Location: A medical store.
Time: 7 pm.
When the pharmacies in the evening are already crowded with people of varied ages and backgrounds, for a girl, buying a pack of sanitary pads might be worse than the menstrual cramps she has to endure for the customary four days of the month. Already down with the pain, imagine her situation when she awkwardly, in her timid voice, asks the salesman, “Bhaiyya ek whi***r ka pack dena.” (Please give me a pack of sanitary napkins). The other customers, who were lazily waiting for their turn till now, instantly look up in her direction. And the ‘bechari‘ girl is left to deal with the embarrassment of her ‘chaar din‘ now being public knowledge when she tries so vehemently to hide it from her own family. It’s a huge task to wait another minute till the salesman wraps the already packed pads into another newspaper or a black carry bag and hands it to her.
Such is the irony of our traditional Indian conditioning – the girl is made to feel ashamed about the one entirely natural process of her body, which is actually responsible for human creation. Ask any random teenage girl from any part of the country – chances are, a majority of them are either unaware or misinformed about the monthly menstruation cycle. While we have bold women like Aditi Mittal cracking jokes about the hypocrisy around periods, the amount of ignorance that is rampant, especially outside privileged urban circles, is a sign of deep concern.
It will be difficult to find a teenage girl who knows in detail the process of her monthly periods. And expecting her to know the entire female anatomy and its relation to reproduction would be like expecting a century from a debut match. But the fun part is, in spite of having chapters in science textbooks in the eighth standard explaining all these concepts for three decades, we still cannot claim to be aware enough. Most of the times, these chapters are just read amidst nervous smiles from the girls or mischievous giggles from the boys. Young students today want to know everything about ‘sex’ and expect the chapters on the reproductive system to be eye-openers about the same. The moment they finish their lessons, they lose interest. Of course, there is a small percentage of parents who talk to their kids and explain the facts without embarrassment. But the overall picture is extremely depressing.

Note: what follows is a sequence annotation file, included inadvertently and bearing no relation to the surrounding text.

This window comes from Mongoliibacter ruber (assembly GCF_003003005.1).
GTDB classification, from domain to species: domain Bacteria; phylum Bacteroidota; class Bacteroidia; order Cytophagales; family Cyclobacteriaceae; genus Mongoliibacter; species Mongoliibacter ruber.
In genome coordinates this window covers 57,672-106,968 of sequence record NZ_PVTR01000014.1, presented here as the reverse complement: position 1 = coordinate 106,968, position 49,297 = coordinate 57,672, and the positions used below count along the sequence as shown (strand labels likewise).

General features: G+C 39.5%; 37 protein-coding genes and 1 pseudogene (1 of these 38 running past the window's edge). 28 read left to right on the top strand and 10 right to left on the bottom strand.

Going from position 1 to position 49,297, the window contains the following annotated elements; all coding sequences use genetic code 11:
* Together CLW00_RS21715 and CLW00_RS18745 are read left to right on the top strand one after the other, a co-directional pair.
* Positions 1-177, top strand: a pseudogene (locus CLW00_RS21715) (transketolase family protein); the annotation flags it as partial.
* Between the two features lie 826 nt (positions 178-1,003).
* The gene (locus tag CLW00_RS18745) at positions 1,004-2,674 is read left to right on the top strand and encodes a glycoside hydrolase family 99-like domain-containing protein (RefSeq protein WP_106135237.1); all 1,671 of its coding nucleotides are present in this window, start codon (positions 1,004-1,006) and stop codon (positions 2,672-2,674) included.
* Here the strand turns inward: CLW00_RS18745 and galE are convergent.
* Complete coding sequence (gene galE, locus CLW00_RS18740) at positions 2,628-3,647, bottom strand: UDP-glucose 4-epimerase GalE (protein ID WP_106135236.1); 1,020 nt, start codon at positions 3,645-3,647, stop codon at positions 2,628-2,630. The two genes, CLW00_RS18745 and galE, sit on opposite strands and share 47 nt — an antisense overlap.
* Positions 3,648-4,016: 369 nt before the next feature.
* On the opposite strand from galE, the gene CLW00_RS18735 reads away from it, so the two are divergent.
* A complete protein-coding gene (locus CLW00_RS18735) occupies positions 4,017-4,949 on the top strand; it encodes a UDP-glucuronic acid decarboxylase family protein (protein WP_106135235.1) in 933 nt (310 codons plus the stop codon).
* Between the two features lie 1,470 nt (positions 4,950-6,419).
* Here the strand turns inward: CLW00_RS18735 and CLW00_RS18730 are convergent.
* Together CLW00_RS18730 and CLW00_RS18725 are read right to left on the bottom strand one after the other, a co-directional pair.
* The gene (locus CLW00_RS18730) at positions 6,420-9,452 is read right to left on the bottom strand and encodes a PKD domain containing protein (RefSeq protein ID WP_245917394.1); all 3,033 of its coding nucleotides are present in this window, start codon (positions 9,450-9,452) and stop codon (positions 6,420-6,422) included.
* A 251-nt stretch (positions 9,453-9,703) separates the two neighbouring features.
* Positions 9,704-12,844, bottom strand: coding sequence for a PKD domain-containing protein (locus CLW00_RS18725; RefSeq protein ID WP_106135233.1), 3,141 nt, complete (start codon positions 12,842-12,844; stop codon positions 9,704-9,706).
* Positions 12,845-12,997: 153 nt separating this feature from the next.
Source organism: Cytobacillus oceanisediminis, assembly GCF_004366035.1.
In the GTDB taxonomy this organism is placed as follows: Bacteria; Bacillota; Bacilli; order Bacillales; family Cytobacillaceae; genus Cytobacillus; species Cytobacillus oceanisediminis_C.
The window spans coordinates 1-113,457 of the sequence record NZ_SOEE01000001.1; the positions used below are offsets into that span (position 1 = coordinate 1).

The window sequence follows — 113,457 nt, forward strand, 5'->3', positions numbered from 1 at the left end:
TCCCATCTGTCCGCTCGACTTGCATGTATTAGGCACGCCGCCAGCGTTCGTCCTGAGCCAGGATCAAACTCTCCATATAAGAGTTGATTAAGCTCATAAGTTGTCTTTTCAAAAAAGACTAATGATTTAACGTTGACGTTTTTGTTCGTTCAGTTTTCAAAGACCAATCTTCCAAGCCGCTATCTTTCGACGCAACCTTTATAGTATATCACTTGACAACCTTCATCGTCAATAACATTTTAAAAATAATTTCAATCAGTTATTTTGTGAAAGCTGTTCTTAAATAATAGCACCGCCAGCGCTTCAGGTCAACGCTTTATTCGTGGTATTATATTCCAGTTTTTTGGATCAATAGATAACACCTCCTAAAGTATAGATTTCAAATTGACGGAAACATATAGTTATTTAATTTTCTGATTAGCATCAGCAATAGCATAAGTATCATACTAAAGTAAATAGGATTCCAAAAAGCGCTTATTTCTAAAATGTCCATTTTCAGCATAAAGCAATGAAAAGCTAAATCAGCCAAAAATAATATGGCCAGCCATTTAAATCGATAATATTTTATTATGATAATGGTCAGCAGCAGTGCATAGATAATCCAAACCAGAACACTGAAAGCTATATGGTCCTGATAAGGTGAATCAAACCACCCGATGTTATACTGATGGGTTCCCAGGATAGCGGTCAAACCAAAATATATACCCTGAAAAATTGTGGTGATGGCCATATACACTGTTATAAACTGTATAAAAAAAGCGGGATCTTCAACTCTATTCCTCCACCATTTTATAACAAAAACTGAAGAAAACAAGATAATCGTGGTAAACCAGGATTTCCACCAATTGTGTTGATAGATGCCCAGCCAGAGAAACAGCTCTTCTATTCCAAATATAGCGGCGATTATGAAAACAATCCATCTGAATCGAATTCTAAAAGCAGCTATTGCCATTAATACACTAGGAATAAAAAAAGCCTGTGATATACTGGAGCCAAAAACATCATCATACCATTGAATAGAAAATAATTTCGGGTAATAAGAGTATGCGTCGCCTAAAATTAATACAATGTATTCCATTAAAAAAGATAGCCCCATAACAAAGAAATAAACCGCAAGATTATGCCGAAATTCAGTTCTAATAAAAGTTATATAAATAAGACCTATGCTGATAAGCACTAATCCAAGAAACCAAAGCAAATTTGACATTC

Even today, educated mature women feel embarrassed to explain their reasons for not going to the temple or any other religious function when menstruating. We have developed smart alibis like ‘chaar din, kauva kata, chalta nahi, mausi aayi hai‘ etc to explain the occurrence. Apparently, even mistakenly touching anything remotely related to religion during this period will transport a woman directly to hell. Look at the shocked expressions of women when they realise they have accidentaly touched a woman on her menses, and one can understand the depth of the taboo we are dealing with. And why just mortals, we even have certain temples which are closed for a period when the goddess is supposed to be menstruating. An individual like Trupti Desai can take out a morcha to prove a point, but in reality, it will take ages to destroy the shame and guilt so easily and strongly embedded in the collective psyche of women.
The liberals and the orthodox are always debating about the ‘right’ thing to do during menstruation. And yet there seems to have been no agreement on the matter. Regardless of whether some rituals were started for the ‘good’ of women and were based on certain scientific reasons, the fact is, today they are nothing more than a justification for the forced seclusion of many women. With pads and cups and better medications for keeping cramps under control available today, in some households, menstrual ‘hygiene’ has simply become an excuse to restrict women and make them feel guilty and ashamed of themselves. It is ironic that the beginning of womanhood is celebrated with songs and sweets and music whereas the subsequent periods are spent in hiding and isolating the woman.
Dealing with menstrual hygiene and awareness is the need of the hour. The death of an 18-year-old Assamese girl due to menstrual infection should be a huge eye-opener for India. A country which prides itself on worshiping the feminine in all its forms – Sita, Durga, Kali, Saraswati – needs drastic measures to save its women from the evils of social taboos which exacerbate their physical troubles. This cannot be achieved through textbook lessons and YouTube videos alone but will require a strong will from across our myriad cultures. Here are some things we can do at the level of our homes: